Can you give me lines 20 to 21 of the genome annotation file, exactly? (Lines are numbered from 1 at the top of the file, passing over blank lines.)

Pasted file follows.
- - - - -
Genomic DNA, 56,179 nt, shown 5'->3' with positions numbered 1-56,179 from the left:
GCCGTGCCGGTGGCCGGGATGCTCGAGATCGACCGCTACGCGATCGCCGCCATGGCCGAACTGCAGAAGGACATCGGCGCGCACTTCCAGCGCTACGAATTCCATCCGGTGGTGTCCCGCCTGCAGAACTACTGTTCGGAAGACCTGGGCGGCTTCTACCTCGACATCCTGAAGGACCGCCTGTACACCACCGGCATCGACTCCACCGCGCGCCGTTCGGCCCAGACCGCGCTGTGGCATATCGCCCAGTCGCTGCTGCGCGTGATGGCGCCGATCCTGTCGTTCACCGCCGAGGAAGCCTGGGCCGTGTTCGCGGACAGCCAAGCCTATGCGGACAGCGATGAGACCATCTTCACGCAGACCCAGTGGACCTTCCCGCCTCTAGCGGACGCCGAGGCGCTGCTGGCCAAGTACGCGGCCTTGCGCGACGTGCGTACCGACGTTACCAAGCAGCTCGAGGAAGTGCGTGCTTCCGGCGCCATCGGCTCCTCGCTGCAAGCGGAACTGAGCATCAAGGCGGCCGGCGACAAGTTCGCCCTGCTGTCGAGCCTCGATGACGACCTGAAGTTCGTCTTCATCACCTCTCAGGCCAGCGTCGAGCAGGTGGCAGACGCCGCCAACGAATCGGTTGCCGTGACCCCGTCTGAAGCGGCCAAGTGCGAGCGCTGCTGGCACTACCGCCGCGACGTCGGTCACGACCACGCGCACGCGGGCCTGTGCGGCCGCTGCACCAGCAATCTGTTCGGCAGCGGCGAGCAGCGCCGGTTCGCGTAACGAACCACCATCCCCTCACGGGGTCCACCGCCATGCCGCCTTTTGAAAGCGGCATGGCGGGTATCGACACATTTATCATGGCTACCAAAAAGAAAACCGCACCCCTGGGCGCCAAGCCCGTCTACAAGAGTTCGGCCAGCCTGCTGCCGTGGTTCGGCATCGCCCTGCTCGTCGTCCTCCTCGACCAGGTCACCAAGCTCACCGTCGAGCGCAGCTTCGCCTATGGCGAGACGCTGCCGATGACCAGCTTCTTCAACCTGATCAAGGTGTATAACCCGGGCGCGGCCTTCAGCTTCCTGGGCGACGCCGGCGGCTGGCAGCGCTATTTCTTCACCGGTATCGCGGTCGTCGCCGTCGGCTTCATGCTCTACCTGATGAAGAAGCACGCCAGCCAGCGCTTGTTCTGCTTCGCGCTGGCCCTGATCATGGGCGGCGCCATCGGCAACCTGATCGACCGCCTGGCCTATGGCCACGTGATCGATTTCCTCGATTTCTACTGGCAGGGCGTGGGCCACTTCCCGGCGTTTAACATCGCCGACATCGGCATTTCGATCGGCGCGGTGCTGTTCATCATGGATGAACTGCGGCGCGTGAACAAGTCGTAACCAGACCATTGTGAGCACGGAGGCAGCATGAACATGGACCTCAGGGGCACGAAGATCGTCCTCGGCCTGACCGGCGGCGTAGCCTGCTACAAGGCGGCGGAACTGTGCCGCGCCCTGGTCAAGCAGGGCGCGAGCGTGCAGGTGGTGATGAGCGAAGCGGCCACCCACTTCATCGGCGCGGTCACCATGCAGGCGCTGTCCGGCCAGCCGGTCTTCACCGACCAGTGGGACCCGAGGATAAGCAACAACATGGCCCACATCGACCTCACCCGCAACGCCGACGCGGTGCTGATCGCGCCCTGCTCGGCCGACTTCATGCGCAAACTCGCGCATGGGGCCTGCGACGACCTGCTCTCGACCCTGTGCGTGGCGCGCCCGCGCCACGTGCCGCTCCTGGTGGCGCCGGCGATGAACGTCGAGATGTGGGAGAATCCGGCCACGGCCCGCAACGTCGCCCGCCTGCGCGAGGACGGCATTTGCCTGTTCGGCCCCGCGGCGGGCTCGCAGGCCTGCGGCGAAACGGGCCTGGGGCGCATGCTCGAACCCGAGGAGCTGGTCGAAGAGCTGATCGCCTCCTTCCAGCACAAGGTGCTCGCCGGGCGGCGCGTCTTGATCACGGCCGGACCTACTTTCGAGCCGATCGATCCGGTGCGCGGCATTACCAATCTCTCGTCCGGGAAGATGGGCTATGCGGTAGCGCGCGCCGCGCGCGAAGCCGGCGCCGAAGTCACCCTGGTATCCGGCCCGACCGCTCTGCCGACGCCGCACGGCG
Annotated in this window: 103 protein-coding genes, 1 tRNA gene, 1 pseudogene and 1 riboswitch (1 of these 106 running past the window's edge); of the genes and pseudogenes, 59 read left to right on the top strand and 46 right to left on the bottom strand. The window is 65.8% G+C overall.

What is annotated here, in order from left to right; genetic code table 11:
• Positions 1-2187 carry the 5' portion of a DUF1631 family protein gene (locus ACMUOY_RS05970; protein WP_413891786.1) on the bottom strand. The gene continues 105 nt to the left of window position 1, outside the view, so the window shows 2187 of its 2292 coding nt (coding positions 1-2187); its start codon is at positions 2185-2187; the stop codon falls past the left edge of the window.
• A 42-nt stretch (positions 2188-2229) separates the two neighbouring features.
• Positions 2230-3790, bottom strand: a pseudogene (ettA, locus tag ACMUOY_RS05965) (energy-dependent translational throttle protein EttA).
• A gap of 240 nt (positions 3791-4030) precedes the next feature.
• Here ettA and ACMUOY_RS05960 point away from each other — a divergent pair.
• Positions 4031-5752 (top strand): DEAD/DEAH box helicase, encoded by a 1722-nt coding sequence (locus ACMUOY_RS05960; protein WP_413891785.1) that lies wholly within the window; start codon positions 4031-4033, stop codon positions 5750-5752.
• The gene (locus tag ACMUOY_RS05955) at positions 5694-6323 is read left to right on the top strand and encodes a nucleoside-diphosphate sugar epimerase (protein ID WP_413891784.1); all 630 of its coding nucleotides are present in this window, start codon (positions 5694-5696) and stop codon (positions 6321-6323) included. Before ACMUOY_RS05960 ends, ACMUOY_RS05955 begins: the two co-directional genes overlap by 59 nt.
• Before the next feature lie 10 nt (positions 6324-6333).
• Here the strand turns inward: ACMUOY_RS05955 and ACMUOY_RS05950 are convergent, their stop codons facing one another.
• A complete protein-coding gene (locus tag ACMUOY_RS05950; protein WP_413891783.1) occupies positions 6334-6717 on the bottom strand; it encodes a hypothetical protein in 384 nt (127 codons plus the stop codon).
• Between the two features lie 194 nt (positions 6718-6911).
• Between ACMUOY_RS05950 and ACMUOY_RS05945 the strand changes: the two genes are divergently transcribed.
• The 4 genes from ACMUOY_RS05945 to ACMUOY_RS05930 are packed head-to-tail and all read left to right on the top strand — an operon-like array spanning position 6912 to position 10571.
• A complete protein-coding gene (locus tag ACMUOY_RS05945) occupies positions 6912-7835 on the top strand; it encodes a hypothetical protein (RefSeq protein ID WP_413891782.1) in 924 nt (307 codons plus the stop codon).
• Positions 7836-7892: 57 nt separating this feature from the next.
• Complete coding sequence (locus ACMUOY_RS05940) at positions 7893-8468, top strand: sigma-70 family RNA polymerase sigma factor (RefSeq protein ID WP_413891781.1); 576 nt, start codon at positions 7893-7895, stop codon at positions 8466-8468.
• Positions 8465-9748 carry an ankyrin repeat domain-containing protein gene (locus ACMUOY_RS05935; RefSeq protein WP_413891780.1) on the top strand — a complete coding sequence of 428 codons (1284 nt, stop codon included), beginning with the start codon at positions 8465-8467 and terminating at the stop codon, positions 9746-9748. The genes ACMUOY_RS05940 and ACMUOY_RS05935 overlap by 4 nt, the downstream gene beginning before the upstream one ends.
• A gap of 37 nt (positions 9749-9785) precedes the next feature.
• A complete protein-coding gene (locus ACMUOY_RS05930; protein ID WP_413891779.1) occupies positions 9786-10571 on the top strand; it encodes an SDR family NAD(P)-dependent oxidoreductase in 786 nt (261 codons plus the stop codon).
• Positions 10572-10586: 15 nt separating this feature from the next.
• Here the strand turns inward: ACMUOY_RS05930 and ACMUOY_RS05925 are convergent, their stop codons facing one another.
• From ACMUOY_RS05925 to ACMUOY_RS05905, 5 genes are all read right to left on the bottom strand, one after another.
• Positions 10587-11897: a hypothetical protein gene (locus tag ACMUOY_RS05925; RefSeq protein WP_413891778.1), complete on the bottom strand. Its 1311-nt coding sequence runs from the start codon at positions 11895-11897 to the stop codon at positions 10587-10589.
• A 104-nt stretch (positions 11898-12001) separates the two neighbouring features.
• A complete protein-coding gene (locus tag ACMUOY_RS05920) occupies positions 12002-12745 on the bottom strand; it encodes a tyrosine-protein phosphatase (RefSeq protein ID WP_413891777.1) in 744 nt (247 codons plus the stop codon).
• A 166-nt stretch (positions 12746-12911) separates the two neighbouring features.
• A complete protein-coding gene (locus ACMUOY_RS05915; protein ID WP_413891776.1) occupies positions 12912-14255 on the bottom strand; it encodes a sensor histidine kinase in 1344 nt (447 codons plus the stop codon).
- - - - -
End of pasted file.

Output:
• Complete coding sequence (locus ACMUOY_RS05940) at positions 7893-8468, top strand: sigma-70 family RNA polymerase sigma factor (RefSeq protein ID WP_413891781.1); 576 nt, start codon at positions 7893-7895, stop codon at positions 8466-8468.
• Positions 8465-9748 carry an ankyrin repeat domain-containing protein gene (locus ACMUOY_RS05935; RefSeq protein WP_413891780.1) on the top strand — a complete coding sequence of 428 codons (1284 nt, stop codon included), beginning with the start codon at positions 8465-8467 and terminating at the stop codon, positions 9746-9748. The genes ACMUOY_RS05940 and ACMUOY_RS05935 overlap by 4 nt, the downstream gene beginning before the upstream one ends.